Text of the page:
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A Peek at Partnering | AbbVie

June 5, 2017
Breaking Buzz is BIO’s newest blog series that reaches across the globe to bring you an insider’s preview into the hottest international and partnering trends coming to San Diego for the BIO International Convention.

Want to Partner with AbbVie? Here’s How

The cool thing about Murali Gopalakrishnan, AbbVie’s Senior Director, Neuroscience Search & Evaluation, is that despite taking on 59 meetings in just three and a half days in San Francisco last year, he takes great pride in starting each meeting with an open and fresh pair of eyes and ears. Talking about it recently with Breaking Buzz, he sounded as if condensing 59 meetings into 16 a day is normal (it’s not!) but as one of the top performers in the BIO One-on-One Partnering™ system for the past decade, with hundreds of follow-up meetings with collaboration potential under his belt, his norm has become an important model for how to build strong partnerships.

Breaking Buzz: You averaged 16 meetings a day at the BIO International Convention in San Francisco, often in different locations. How can you be fresh and alert for each one when you may have only seconds to spare between meetings?

Murali:  The trick is to start studying company descriptions and gathering materials for review the moment company lists are formed, long before the Convention begins. That way, by the time I’m onsite, I’ve already developed an excitement that naturally spills into each meeting. Being fresh and genuinely interested is easy when you know what you’re walking into and know it could be ground-breaking science. Finding and meeting like-minded people also makes it easy to stay energized; and, between meetings the AbbVie booth is well-stocked with beverages and snacks – that helps a lot.

BB:  You must get tons of meeting requests. What can a company do to get your attention?

[caption id="attachment_25500" align="alignright" width="150"] Murali Gopalakrishnan, PhD, MBA
AbbVie Senior Director, Head of Search & Evaluation Neuroscience[/caption]

Murali: First, write a strong company profile because that’s always where I start when researching a potential partner. If a company expresses themselves well in their profile, it tells me a lot about their business philosophy and corporate culture. Second, know us. We are a different company today compared to our predecessor company Abbott, which was quite diversified. Today we are a focused biopharmaceutical company with highly targeted therapeutic area pillars: oncology, immunology, neuroscience, and hepatology, so be clear about how your product or innovation could fit in with our target therapy priorities.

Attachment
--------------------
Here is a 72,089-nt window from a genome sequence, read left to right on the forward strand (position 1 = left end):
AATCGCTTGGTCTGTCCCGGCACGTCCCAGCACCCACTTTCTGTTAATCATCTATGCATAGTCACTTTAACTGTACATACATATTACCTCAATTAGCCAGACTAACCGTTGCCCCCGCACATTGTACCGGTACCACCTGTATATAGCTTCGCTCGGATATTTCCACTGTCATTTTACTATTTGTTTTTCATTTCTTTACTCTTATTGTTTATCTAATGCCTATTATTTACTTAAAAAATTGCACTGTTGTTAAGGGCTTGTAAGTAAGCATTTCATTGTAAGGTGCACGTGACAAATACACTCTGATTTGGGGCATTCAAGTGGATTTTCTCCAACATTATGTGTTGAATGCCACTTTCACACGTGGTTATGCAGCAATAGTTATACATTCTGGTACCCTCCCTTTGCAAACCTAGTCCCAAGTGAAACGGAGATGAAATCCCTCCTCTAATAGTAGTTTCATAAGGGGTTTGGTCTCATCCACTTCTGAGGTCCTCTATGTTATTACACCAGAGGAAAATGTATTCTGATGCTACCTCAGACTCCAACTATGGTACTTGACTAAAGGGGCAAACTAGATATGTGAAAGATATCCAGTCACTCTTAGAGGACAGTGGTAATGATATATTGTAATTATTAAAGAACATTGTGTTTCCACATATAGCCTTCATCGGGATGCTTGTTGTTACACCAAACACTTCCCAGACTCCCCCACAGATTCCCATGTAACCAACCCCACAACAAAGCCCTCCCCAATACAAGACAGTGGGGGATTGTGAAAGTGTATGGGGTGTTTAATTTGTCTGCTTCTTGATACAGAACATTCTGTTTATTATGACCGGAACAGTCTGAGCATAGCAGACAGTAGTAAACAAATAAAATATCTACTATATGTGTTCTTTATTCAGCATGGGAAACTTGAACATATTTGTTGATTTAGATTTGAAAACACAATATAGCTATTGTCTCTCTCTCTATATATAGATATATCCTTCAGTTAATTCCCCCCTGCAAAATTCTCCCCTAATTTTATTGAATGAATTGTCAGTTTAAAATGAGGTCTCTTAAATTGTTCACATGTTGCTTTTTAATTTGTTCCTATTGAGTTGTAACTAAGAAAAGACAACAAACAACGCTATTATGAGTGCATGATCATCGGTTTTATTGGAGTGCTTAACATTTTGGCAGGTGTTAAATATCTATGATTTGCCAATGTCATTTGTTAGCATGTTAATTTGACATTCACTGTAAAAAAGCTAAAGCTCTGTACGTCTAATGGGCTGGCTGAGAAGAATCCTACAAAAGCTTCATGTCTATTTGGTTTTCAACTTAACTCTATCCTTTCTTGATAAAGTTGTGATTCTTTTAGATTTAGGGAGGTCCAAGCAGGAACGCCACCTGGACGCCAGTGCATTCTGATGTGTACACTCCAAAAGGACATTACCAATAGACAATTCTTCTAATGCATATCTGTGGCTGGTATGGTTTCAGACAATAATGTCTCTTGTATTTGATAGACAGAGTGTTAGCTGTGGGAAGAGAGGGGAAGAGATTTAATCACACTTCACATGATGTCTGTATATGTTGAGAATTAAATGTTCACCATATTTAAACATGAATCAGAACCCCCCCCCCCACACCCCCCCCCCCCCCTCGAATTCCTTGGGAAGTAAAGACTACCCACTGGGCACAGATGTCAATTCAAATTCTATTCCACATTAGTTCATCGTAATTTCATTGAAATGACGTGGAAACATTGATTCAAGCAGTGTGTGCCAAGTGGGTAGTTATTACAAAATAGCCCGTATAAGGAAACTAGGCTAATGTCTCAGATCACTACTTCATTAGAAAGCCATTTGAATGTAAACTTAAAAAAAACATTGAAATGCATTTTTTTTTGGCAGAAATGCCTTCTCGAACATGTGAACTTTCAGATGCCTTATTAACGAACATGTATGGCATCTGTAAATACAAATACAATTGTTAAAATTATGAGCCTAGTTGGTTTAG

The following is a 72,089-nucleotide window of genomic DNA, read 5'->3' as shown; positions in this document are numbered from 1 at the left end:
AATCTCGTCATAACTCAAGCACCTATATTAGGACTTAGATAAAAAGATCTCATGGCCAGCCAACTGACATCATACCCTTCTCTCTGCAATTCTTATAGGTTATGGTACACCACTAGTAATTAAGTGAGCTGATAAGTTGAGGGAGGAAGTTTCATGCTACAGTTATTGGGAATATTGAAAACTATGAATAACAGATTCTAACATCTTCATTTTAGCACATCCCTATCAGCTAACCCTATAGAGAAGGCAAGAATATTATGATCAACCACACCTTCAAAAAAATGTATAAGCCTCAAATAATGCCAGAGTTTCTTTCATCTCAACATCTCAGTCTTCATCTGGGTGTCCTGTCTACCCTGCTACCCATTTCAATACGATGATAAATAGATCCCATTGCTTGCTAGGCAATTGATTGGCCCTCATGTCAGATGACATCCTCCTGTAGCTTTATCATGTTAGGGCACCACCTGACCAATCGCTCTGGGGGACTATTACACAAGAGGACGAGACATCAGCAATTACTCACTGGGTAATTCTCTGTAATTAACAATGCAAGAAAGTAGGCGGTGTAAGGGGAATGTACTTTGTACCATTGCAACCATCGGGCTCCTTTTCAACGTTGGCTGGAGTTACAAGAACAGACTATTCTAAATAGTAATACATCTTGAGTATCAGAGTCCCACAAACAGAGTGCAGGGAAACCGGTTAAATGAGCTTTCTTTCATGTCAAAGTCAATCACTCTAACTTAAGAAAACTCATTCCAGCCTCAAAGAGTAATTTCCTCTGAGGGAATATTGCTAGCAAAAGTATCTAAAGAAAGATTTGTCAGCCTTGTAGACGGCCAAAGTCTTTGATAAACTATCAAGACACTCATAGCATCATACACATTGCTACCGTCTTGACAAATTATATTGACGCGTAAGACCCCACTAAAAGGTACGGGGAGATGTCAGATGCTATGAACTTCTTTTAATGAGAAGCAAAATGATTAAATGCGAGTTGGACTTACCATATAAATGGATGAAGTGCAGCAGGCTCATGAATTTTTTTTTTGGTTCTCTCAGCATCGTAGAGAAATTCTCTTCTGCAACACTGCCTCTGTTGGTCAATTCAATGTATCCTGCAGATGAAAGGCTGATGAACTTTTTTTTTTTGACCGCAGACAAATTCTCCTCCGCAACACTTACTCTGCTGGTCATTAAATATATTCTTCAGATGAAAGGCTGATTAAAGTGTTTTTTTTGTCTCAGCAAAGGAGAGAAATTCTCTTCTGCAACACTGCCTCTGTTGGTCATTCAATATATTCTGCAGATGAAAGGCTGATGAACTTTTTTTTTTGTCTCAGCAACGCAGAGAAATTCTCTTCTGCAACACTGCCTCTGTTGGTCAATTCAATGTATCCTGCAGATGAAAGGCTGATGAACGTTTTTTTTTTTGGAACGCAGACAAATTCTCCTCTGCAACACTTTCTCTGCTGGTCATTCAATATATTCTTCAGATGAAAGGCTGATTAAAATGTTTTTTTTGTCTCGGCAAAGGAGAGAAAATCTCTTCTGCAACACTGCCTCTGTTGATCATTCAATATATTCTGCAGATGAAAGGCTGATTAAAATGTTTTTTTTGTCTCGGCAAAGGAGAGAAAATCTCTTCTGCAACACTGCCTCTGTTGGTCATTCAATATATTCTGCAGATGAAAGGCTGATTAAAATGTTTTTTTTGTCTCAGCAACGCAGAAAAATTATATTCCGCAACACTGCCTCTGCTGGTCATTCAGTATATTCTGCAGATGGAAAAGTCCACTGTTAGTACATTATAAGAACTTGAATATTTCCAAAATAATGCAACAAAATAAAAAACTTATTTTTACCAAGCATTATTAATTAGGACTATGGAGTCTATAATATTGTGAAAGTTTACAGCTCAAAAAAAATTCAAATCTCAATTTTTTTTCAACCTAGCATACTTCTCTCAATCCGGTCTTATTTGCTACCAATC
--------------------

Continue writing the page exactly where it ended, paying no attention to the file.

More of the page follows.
BB: What exactly is AbbVie looking for in a partner this year at BIO, and does it differ from past years?

Murali: We always look for a mixture of targets, assets, and technologies that can augment our pipeline – early to late stage – in our areas of therapeutic focus.  With my focus in Neuroscience, this year, I’m looking for opportunities that are scientifically compelling and align with prioritized disease areas of Alzheimer’s disease, Parkinson’s disease and multiple sclerosis.  For example, our company has made a strong commitment to building the neuroscience franchise, and obviously, partnerships are an important part of our overall Neuroscience strategy.  Last year, we opened the Foundational Neuroscience Center in the innovation hub of Cambridge, MA – a research site that provides a base of operations from where we can collaborate with the world’s leading researchers and biotech focusing on neurodegenerative diseases.  Also, there are companies and people I always reach out to, who provide important progress updates of their portfolio. It is always exciting to monitor scientific progress so that we can be ready to engage in a transaction when key datasets become available.

BB: What happens once those assets are deemed eligible?

Murali:  The first dialog has to have solid foundational science behind a hypothesis, and then we get the appropriate stakeholders, including R&D and business development leadership engaged.  It’s not a one-plus-one-equals-transaction; rather, it’s a let’s keep the discussions alive to get deeper into the scientific hypothesis, key data sets and assumptions. As that is occurring, ideas around a transaction framework become further developed.

Having those discussions face-to-face is really the best way to predict the viability of a partnership. Most future partnerships are dependent upon how comfortable the partners are with each other and how they understand one another’s strengths, limitation, aspirations, and expectations.

BB: Any advice for newcomers to BIO One-on-One Partnering™?

Murali:  Be concise – and that’s not just for newcomers. Know what you’re presenting, and know what you want. Once that’s clear, remember that you’ll be face-to-face with senior leaders of an organization who are often prepared to move very quickly when people and opportunity align, so learn about the company and try to understand their wants & needs and overall partnering philosophy beforehand.

BB: Other than meeting with potential partners, what are you most looking forward to in San Diego?

Murali:  I’ve organized what I hope to be an exciting panel this year that will discuss Breakthroughs in Neurodegenerative Diseases: Are We at the Tipping Point?  It’s being held on Monday, June 19 from 1 – 2:15 pm in room 7A.  It will be moderated by Merck’s Darryl Schoepp, Therapeutic Area Head Neuroscience; and include panelists from AbbVie, Harvard Medical School, and Voyager Therapeutics.

Everyone is welcome!